Donald Trump and the US economy
The US presidential election is just eleven months away and the US economy appears to be slowing down. Eight years after the election of Barack Obama at the depth of the Great Recession, the economic policies of the administration and the forecasts of sustained recovery by mainstream economics have failed.
The latest Atlanta Fed estimate for US real GDP growth in the last quarter of 2015 is just a 0.7% annual rate.
If that turns out to be right with the first official estimate out this week, then the US economy will have grown (after inflation) by just 1.8% in 2015, down from 2.4% in 2014. In addition, industrial production and manufacturing output have slowed to a trickle and retail sales, a measure of how much is being bought in the shops, has also slowed markedly.
And most important, corporate profits are falling and companies are reporting fewer earnings in their quarterly results. When profits fall, investment and then employment will eventually do so.
Stock markets globally are worried about the slowdown in China and in the collapse in oil prices. This has brought recessions in many energy and commodity producers, like Russia, Brazil, South Africa and even Canada. And just at this time, the US Federal Reserve decided to hike its interest rate, claiming that all was well in America. Instead there is a rising risk that the US could enter a new slump in 2016 or 2017 – right at the time of the election of a new President. And whoever is elected, do they have any idea of how to avoid a new slump or get America out of it when they are elected?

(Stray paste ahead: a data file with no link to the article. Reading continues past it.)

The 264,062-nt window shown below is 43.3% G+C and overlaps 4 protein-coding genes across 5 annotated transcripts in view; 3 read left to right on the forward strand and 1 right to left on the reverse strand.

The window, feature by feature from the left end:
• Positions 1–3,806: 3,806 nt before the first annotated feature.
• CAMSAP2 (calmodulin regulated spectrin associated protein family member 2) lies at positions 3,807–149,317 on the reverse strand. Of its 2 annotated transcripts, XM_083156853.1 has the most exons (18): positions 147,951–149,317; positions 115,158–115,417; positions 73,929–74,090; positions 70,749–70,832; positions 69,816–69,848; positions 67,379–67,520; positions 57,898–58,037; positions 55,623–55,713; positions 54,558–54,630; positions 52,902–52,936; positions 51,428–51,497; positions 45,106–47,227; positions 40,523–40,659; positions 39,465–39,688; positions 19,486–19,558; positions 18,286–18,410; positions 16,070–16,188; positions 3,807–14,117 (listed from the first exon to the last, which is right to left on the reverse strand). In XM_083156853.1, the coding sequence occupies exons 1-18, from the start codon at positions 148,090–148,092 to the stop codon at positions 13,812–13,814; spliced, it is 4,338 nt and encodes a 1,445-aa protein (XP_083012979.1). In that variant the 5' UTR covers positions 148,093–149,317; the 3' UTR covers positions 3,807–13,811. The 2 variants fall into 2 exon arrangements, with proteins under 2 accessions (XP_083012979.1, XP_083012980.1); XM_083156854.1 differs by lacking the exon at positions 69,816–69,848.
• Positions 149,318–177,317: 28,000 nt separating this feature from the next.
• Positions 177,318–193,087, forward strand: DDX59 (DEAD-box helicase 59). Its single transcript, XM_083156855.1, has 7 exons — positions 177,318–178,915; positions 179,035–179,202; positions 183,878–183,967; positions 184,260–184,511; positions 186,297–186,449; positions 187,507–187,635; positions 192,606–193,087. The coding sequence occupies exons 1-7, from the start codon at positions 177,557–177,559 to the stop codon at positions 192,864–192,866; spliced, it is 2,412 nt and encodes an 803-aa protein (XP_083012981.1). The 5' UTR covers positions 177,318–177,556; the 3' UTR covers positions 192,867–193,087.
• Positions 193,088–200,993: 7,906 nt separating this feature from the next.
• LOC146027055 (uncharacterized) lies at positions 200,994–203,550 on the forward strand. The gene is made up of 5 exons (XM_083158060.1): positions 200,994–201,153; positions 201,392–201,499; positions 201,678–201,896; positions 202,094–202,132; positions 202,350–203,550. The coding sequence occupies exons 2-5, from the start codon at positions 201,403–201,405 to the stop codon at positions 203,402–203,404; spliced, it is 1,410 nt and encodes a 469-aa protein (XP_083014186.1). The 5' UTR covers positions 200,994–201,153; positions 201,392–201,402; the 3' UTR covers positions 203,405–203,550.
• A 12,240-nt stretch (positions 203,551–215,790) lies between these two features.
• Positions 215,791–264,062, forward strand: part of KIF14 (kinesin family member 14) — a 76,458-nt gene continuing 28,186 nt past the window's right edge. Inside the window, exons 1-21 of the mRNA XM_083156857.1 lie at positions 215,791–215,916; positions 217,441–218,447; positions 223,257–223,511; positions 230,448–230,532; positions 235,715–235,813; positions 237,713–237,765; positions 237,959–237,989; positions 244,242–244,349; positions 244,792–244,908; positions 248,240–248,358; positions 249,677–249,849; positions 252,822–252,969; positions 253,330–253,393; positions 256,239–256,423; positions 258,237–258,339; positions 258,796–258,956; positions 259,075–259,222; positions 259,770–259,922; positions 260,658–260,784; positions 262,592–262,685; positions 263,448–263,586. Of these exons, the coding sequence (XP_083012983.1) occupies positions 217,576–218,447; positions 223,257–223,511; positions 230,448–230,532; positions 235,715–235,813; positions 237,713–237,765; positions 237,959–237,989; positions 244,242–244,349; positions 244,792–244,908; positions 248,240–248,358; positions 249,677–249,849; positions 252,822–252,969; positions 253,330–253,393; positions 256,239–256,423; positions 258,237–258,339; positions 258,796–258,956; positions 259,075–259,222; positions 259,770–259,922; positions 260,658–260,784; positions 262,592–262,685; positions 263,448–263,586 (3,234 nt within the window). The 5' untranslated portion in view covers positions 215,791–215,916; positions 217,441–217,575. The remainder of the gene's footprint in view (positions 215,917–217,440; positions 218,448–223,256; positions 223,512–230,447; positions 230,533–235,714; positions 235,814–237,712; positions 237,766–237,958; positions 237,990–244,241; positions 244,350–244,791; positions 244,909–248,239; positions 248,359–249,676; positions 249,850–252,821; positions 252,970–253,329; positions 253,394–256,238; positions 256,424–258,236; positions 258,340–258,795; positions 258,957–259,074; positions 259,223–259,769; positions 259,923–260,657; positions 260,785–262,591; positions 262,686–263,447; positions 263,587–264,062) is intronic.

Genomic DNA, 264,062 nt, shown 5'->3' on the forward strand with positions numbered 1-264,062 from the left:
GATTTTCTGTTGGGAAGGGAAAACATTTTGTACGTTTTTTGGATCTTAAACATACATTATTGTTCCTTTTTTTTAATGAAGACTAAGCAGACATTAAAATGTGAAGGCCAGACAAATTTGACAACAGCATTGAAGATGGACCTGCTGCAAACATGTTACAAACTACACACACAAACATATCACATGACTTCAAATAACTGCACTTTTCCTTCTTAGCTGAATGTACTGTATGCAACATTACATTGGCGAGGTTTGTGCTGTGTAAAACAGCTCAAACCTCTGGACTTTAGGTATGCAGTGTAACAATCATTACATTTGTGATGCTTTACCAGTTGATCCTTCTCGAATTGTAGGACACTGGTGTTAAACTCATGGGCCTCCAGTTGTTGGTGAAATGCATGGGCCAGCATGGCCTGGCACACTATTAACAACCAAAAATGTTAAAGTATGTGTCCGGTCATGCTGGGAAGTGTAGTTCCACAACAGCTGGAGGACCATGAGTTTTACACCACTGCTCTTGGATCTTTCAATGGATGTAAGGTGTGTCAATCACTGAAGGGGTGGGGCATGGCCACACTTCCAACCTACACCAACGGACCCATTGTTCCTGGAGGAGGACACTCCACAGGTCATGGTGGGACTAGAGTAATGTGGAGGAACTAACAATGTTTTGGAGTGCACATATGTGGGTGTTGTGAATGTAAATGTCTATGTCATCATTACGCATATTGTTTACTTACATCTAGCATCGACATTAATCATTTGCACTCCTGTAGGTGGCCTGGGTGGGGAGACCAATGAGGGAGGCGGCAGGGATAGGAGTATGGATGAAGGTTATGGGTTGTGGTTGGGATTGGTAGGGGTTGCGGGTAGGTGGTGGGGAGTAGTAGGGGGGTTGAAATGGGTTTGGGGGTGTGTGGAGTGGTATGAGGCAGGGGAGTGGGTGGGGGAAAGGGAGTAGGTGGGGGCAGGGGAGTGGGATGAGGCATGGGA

On the Republican side, we are offered a range of neo-conservative, pro-gun lobby, anti-abortion, anti-gay rights, anti-labour, anti-welfare, anti-tax, climate change denying multi-millionaires, the noisiest and most popular (among Republican party supporters) of which apparently being Donald Trump.
Let’s leave aside Trump’s provocations on gays, immigration, muslims, and ‘liberals’ and instead have a look at the economic policies he advocates for America. The Republican party leadership represents Wall Street, the big corporate moguls and the military-industrial complex. But Republican party activists are mostly small businessmen and, older white ‘middle class’ male workers in America’s suburbs who reckon or are told that what is wrong with America’s economy is too much government, too high taxes and too much free trade and immigration that do not protect Americans. This is the classic petty-bourgeois (to use Marx’s phrase) view.
It is these people that the billionaire Trump appeals to. So his economic proposals boil down to cutting taxes, reducing government spending (but not medicare needed by his elderly supporters), taxing imports to ‘protect’ American jobs and reducing bureaucracy.
But, of course, Trump’s economic plan does not really help his base of support. He wants to cut income tax for all and corporate taxes. The biggest beneficiaries of this would the very rich. Top billionaires would see their taxes decline from 36 percent to 25 percent, and corporations would get a cut from 35 percent to 15 percent. On average, most people would see their tax bill reduced by about 7 percent of their after-tax income, but savings for the top .1 percent of the wealthy would be $1.3 million in savings, which amounts of 19 percent of their income.